By pairing phishing tests with monitoring, these MSPs maximize value in the eyes of their clients. “It’s shocking for some business owners to realize how click-happy their staff are,” agrees Beck. “Some staff will fail the phishing test month one, month two, month three, etc.”

Making The Material Engaging For Employees

To ensure that your clients’ employees are getting the most out of training, make sure that the solution is engaging.

When Bryan Longworth, general manager of Port St. Lucie, Florida-based A Faster PC, was looking for a new vendor, he vetted some he had met at an industry conference. “I contacted each of them; I watched their presentations,” he says. “I also spoke with other MSPs and asked which vendors they were using.”

For Grewe, efficiency is key when choosing the right tool: “It has to have excellent support and be efficient for the MSP,” he explains. “The less work we have to do, the better. Automate as much as possible in that product, and you know the customer will also want to adopt it.”

One key strategy many security awareness training vendors are using is gamification. The vendor Longworth uses starts employees with a low score, then encourages them to compete with quizzes and leaderboards to see who can end up on top. Westerheim’s program consists of two- or three-minute lessons, with prizes and top spots on the leaderboard encouraging employees to participate.

Adding The Training Into Your Security Stack

The MSPs interviewed for this article are split on whether to make the training optional or not, or to bundle it into the security stack or offer it as an add-on.

For Beck, it’s mandatory. “If a client really pushed back hard and said, ‘We’re not doing it,’ we would have a risk-acceptance letter and a conversation, because there’s good odds that something will go wrong and somebody will click on something they shouldn’t have,” he says.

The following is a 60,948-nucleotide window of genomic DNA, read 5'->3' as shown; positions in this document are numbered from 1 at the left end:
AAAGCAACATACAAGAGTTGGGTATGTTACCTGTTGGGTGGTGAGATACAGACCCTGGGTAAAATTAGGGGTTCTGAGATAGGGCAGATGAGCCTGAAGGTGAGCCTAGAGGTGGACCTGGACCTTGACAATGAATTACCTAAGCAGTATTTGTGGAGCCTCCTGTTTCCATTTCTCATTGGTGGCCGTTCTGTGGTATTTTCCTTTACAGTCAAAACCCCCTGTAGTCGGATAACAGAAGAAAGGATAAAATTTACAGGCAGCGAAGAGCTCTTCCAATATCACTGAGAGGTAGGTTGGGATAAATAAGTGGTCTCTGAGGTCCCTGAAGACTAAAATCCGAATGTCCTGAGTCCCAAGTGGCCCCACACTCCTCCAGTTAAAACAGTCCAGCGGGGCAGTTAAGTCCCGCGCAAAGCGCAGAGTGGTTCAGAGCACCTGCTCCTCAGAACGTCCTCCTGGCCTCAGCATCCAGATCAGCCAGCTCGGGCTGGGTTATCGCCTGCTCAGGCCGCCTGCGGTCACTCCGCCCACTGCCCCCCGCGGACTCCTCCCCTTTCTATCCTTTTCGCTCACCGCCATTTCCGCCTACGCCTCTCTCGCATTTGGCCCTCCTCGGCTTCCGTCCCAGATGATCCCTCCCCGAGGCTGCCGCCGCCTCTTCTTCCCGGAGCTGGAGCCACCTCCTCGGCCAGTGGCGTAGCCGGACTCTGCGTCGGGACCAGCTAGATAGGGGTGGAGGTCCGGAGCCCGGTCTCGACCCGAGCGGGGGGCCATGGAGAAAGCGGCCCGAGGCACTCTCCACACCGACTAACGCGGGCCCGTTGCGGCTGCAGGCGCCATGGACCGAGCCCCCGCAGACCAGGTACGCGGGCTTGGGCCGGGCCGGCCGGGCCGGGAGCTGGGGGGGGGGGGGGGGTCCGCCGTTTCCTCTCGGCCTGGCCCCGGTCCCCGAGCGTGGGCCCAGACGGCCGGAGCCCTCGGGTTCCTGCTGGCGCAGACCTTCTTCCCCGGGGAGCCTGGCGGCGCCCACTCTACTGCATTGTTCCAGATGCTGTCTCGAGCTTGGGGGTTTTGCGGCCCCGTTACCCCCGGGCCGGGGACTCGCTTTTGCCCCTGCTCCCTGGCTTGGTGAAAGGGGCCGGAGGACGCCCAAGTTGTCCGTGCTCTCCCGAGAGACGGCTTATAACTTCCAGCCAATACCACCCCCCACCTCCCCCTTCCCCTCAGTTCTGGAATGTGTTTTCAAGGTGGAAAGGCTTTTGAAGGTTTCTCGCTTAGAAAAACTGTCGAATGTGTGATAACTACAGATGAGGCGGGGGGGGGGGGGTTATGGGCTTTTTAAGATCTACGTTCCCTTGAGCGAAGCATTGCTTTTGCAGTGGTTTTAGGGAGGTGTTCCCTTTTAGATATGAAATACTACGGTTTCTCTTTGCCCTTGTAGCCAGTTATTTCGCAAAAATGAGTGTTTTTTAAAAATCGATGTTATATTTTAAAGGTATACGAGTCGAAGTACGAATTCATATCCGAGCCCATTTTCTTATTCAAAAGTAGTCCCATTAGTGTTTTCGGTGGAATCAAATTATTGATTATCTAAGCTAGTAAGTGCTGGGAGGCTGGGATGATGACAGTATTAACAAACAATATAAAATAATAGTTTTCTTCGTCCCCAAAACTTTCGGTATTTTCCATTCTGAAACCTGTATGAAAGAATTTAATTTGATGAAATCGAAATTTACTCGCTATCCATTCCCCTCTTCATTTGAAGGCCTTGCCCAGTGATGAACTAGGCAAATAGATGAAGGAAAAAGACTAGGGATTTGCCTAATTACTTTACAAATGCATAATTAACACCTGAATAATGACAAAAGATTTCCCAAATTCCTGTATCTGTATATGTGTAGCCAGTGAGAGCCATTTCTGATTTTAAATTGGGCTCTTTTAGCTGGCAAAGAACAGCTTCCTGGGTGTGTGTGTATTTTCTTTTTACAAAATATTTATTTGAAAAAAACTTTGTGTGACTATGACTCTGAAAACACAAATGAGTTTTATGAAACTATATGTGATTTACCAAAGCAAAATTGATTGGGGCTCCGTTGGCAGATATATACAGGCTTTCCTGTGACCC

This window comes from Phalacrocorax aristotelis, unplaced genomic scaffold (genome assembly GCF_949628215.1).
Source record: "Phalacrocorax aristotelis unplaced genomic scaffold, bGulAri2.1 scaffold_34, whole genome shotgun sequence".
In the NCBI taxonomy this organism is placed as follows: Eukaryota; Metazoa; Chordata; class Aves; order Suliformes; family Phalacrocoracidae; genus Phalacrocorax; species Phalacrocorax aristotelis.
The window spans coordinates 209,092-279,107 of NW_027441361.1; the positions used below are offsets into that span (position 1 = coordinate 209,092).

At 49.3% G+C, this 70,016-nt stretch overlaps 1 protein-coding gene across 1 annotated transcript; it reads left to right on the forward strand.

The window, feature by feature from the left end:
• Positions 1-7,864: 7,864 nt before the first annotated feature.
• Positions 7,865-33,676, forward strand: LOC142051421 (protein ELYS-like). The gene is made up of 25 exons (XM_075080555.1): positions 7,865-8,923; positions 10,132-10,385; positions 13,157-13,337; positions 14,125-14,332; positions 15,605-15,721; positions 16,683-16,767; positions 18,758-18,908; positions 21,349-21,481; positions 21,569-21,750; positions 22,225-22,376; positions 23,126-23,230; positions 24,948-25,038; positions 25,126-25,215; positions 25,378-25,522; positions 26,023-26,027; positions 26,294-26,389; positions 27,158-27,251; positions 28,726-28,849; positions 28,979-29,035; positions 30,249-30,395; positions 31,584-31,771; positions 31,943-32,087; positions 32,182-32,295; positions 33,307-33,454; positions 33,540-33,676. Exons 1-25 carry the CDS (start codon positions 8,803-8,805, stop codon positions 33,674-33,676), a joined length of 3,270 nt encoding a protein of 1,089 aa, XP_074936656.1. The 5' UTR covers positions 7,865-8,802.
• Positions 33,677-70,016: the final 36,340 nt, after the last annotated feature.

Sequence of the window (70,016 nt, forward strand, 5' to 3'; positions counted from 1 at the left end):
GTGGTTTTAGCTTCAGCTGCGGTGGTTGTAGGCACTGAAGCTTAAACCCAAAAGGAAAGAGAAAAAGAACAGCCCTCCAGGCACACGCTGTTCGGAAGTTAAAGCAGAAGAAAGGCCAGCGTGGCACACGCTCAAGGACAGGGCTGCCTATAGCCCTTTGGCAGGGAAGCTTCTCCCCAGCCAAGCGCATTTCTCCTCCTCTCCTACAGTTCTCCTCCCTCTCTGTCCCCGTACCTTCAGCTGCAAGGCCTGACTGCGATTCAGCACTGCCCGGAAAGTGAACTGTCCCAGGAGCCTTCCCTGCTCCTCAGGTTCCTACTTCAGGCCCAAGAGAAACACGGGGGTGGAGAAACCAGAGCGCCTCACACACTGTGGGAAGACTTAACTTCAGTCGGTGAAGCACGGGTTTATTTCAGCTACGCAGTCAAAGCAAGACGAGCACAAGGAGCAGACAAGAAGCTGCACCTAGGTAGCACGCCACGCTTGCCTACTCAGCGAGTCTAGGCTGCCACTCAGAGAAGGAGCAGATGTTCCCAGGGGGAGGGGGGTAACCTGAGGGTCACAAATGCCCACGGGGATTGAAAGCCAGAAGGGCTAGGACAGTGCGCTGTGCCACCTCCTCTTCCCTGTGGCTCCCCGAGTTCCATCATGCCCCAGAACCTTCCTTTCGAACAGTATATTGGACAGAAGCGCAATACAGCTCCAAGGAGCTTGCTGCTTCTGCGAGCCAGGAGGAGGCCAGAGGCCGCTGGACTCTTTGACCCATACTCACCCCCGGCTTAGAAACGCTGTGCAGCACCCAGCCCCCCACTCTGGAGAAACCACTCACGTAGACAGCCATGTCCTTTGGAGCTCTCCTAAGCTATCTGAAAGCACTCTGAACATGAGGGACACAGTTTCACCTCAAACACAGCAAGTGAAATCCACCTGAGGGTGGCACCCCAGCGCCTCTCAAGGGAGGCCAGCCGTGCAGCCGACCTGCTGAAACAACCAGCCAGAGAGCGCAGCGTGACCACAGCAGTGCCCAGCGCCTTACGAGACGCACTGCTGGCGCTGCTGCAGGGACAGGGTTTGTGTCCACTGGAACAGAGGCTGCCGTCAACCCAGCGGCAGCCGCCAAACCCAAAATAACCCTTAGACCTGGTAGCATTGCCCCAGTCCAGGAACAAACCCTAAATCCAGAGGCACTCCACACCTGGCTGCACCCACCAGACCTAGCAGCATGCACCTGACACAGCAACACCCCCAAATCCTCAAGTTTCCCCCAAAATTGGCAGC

Beck’s firm also includes security awareness training in their bundle. “When I go to a bakery to buy a chocolate cake, I don’t stop and ask what all the ingredients are,” Beck explains. “I’m not a baker. Our clients don’t know how to bake ‘IT Security.’ We can explain to them why the different ingredients might be in there, but they don’t get to pick and choose the ingredients.”

Grewe’s firm, however, offers the training as an optional add-on. “Every customer is a little bit different in their budget and their needs,” he explains. “I always offer it because I think it’s important. Most of them will take it because they see value in it and it’s not a huge cost for them.” In his experience, the small businesses with only a few employees are usually the ones who decide not to do the training.

Security Awareness Training Is A Key Step In Cybersecurity

“[Security awareness training] is one of the most important steps in cybersecurity,” says Longworth. Obviously, all the other things we do are important, but if someone lets the bad guy in, you’re limited on what you can do to stop that. Training the employees prevents threats and makes your job a little easier; they’re on the front lines helping you protect their networks.”

Sarah Jordan is a staff writer at MSP Success. When she’s not reporting on trends and issues pertinent to the MSP community, you can usually find her working on her novel’s manuscript.